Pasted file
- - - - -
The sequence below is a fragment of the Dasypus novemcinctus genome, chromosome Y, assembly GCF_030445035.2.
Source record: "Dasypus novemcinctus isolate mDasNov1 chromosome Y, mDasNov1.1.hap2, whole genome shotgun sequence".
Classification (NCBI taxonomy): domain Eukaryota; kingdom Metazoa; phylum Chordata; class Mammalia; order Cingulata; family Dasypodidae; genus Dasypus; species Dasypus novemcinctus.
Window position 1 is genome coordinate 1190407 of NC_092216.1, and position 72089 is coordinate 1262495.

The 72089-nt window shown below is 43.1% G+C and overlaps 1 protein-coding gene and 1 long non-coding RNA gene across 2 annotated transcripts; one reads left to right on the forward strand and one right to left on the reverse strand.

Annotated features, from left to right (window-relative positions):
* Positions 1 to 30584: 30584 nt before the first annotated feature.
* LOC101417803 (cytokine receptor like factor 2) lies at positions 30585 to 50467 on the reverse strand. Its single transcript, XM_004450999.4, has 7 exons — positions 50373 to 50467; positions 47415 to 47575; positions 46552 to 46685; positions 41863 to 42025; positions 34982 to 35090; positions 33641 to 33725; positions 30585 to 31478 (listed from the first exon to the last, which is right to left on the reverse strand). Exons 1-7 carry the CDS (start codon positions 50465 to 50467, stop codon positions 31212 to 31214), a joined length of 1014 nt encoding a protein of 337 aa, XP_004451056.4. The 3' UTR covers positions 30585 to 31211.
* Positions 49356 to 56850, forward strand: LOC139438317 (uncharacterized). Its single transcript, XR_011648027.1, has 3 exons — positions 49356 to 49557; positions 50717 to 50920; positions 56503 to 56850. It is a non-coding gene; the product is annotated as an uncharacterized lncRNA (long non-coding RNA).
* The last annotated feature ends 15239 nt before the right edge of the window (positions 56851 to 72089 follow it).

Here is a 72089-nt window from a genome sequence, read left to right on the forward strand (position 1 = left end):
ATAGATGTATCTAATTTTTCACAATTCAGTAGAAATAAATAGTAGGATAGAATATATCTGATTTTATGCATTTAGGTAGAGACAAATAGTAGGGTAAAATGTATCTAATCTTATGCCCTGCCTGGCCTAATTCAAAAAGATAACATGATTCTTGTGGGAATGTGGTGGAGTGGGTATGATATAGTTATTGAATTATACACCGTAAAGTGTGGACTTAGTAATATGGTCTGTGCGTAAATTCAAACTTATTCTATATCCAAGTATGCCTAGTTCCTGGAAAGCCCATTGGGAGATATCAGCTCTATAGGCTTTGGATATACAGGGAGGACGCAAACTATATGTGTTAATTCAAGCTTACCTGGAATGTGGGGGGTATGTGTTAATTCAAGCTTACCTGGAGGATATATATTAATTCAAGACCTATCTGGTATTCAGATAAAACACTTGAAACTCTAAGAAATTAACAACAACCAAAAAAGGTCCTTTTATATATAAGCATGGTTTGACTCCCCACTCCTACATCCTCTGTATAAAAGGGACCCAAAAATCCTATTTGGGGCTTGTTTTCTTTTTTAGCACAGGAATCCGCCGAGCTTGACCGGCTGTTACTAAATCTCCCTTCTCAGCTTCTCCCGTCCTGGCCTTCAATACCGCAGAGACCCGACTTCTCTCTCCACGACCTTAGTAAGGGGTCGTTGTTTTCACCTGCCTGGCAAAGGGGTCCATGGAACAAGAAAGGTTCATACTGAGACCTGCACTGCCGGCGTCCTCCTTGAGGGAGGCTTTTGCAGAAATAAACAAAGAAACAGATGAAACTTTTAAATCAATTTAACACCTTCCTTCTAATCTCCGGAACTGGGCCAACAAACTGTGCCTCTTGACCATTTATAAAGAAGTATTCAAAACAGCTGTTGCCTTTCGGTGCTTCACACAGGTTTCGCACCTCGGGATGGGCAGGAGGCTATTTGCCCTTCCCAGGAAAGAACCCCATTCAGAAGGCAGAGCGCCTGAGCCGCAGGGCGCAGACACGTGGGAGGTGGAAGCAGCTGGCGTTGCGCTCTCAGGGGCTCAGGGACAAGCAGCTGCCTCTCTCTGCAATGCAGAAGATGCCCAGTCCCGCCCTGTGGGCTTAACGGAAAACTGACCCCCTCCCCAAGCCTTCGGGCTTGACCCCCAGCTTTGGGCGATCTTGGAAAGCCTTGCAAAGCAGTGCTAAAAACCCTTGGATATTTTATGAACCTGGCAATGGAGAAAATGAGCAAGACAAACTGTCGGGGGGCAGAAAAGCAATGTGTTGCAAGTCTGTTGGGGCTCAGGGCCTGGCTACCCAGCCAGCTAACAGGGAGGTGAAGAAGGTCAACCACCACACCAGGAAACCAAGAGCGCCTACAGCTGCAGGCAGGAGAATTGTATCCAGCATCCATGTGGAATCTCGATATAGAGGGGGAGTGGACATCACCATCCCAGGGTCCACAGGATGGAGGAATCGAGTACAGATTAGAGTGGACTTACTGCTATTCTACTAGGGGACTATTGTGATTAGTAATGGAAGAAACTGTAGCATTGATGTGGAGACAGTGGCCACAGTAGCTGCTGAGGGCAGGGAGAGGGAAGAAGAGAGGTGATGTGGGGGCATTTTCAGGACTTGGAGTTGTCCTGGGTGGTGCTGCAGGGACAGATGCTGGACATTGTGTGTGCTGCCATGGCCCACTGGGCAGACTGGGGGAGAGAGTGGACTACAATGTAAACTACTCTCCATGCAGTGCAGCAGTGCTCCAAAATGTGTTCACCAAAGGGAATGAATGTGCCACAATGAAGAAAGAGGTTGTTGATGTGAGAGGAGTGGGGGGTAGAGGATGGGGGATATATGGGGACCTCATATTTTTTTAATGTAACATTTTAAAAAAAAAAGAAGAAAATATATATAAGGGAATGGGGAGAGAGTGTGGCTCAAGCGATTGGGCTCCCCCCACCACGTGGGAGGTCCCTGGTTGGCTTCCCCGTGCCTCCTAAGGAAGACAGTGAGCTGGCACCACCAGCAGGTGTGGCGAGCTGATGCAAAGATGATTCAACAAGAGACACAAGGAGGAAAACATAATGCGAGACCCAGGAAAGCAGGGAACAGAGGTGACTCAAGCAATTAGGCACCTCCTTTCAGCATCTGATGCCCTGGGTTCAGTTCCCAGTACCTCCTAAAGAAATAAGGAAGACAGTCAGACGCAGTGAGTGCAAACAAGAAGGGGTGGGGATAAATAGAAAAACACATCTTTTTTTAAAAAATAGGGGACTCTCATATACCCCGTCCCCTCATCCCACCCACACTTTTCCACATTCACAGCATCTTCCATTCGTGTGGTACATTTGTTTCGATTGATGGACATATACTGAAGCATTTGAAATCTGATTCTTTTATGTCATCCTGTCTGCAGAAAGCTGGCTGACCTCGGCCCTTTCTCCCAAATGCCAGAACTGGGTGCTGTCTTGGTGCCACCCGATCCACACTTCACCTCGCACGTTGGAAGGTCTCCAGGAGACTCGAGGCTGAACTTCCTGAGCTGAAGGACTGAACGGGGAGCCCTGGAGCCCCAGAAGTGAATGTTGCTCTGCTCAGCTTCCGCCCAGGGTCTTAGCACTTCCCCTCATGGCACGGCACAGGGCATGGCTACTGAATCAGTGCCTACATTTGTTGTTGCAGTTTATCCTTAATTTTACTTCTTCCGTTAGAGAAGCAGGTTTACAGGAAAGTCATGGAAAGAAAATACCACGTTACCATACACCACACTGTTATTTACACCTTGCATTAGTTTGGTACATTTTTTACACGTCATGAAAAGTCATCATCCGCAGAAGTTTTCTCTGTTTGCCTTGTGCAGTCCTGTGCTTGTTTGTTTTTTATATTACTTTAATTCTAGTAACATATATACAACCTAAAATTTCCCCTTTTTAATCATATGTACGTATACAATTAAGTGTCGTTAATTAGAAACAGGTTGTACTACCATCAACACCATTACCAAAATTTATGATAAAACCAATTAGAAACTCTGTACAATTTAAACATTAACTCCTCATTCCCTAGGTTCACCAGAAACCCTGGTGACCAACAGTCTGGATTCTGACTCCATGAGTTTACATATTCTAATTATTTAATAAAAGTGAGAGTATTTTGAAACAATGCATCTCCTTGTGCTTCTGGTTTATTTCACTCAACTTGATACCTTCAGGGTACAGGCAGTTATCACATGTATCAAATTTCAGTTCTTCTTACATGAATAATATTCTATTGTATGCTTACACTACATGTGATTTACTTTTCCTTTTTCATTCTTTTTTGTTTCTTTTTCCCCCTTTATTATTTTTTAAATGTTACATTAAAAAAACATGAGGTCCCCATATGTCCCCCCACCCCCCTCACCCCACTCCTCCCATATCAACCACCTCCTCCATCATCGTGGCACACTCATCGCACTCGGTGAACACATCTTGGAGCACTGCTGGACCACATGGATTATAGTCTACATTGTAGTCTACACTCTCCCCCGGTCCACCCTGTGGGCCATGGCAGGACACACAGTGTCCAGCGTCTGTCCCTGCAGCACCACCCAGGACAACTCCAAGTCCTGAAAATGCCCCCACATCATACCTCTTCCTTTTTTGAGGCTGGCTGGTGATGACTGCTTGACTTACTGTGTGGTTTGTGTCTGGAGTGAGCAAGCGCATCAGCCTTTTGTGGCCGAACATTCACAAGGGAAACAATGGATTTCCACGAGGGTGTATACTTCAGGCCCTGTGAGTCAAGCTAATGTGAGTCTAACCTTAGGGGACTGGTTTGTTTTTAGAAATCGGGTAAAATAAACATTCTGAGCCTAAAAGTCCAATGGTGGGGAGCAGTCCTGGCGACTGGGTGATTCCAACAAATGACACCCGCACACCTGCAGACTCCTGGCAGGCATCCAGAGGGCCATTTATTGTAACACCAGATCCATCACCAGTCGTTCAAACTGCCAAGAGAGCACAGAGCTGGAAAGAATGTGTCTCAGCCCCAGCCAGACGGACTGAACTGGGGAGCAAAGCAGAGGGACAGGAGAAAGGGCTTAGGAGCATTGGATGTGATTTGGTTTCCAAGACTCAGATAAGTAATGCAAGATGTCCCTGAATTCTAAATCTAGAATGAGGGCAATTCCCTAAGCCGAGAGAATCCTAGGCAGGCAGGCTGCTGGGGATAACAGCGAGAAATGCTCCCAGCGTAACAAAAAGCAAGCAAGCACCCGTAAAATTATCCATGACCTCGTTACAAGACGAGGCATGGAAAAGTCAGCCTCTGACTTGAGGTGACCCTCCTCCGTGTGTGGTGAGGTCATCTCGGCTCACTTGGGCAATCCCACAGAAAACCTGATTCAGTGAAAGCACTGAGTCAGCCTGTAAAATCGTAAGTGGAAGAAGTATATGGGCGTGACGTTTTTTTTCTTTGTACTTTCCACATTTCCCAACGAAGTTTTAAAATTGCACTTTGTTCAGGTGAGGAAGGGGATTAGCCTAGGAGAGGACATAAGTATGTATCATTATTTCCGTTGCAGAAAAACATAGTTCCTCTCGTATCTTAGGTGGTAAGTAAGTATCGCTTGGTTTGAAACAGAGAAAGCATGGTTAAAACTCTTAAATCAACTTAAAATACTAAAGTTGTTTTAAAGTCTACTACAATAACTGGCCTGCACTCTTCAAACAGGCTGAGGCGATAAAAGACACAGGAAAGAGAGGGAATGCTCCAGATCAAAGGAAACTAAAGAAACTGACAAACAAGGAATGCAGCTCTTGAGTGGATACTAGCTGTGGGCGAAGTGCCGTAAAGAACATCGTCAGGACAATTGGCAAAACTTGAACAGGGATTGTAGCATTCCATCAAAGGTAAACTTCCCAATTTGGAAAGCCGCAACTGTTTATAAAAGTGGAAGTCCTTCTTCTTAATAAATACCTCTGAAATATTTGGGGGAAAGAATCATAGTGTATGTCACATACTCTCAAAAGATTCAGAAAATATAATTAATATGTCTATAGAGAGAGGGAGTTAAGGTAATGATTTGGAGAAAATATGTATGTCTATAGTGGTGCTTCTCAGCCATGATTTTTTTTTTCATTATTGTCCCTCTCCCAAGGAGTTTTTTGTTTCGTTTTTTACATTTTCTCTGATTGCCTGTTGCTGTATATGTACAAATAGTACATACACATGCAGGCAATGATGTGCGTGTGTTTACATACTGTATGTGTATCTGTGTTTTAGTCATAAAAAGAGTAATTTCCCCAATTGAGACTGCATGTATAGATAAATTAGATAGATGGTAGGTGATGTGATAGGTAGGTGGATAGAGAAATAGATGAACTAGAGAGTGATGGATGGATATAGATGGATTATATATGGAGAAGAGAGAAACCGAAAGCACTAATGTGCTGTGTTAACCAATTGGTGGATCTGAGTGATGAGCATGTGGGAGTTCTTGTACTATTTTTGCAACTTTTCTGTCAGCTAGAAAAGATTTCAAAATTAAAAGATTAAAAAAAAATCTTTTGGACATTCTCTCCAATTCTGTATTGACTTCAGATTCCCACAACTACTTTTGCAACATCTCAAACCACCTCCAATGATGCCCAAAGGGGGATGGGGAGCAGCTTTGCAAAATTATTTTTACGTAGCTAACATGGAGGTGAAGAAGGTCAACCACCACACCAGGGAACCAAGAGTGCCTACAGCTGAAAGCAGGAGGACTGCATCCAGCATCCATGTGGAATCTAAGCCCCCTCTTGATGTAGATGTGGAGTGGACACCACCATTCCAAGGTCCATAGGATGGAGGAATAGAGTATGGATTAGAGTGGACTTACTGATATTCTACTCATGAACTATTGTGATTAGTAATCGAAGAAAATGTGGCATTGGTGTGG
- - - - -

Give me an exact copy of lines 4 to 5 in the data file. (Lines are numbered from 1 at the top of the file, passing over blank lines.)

Window position 1 is genome coordinate 1190407 of NC_092216.1, and position 72089 is coordinate 1262495.

The 72089-nt window shown below is 43.1% G+C and overlaps 1 protein-coding gene and 1 long non-coding RNA gene across 2 annotated transcripts; one reads left to right on the forward strand and one right to left on the reverse strand.